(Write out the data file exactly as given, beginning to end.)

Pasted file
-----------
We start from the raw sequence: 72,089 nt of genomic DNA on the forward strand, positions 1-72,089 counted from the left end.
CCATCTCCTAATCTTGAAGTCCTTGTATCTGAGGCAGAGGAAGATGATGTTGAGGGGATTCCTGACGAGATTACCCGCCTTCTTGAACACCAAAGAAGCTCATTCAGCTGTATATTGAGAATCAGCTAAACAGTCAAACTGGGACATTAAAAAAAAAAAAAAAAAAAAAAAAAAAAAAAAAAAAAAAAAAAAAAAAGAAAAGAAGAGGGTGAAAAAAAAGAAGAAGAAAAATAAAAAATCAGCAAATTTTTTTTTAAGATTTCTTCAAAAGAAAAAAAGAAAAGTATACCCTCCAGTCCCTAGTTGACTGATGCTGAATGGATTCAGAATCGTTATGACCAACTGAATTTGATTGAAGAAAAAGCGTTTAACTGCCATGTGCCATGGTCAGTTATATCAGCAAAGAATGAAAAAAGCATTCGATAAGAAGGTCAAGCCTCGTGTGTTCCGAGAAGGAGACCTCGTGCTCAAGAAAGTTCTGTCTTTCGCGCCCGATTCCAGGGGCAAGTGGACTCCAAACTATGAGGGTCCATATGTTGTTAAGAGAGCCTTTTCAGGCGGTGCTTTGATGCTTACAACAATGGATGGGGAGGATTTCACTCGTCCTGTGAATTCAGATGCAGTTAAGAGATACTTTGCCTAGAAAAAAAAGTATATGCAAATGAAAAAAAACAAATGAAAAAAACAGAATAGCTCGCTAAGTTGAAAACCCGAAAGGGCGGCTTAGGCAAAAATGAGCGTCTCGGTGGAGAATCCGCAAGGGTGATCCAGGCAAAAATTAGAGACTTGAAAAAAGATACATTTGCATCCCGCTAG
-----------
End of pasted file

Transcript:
We start from the raw sequence: 72,089 nt of genomic DNA on the forward strand, positions 1-72,089 counted from the left end.
CCATCTCCTAATCTTGAAGTCCTTGTATCTGAGGCAGAGGAAGATGATGTTGAGGGGATTCCTGACGAGATTACCCGCCTTCTTGAACACCAAAGAAGCTCATTCAGCTGTATATTGAGAATCAGCTAAACAGTCAAACTGGGACATTAAAAAAAAAAAAAAAAAAAAAAAAAAAAAAAAAAAAAAAAAAAAAAAAGAAAAGAAGAGGGTGAAAAAAAAGAAGAAGAAAAATAAAAAATCAGCAAATTTTTTTTTAAGATTTCTTCAAAAGAAAAAAAGAAAAGTATACCCTCCAGTCCCTAGTTGACTGATGCTGAATGGATTCAGAATCGTTATGACCAACTGAATTTGATTGAAGAAAAAGCGTTTAACTGCCATGTGCCATGGTCAGTTATATCAGCAAAGAATGAAAAAAGCATTCGATAAGAAGGTCAAGCCTCGTGTGTTCCGAGAAGGAGACCTCGTGCTCAAGAAAGTTCTGTCTTTCGCGCCCGATTCCAGGGGCAAGTGGACTCCAAACTATGAGGGTCCATATGTTGTTAAGAGAGCCTTTTCAGGCGGTGCTTTGATGCTTACAACAATGGATGGGGAGGATTTCACTCGTCCTGTGAATTCAGATGCAGTTAAGAGATACTTTGCCTAGAAAAAAAAGTATATGCAAATGAAAAAAAACAAATGAAAAAAACAGAATAGCTCGCTAAGTTGAAAACCCGAAAGGGCGGCTTAGGCAAAAATGAGCGTCTCGGTGGAGAATCCGCAAGGGTGATCCAGGCAAAAATTAGAGACTTGAAAAAAGATACATTTGCATCCCGCTAG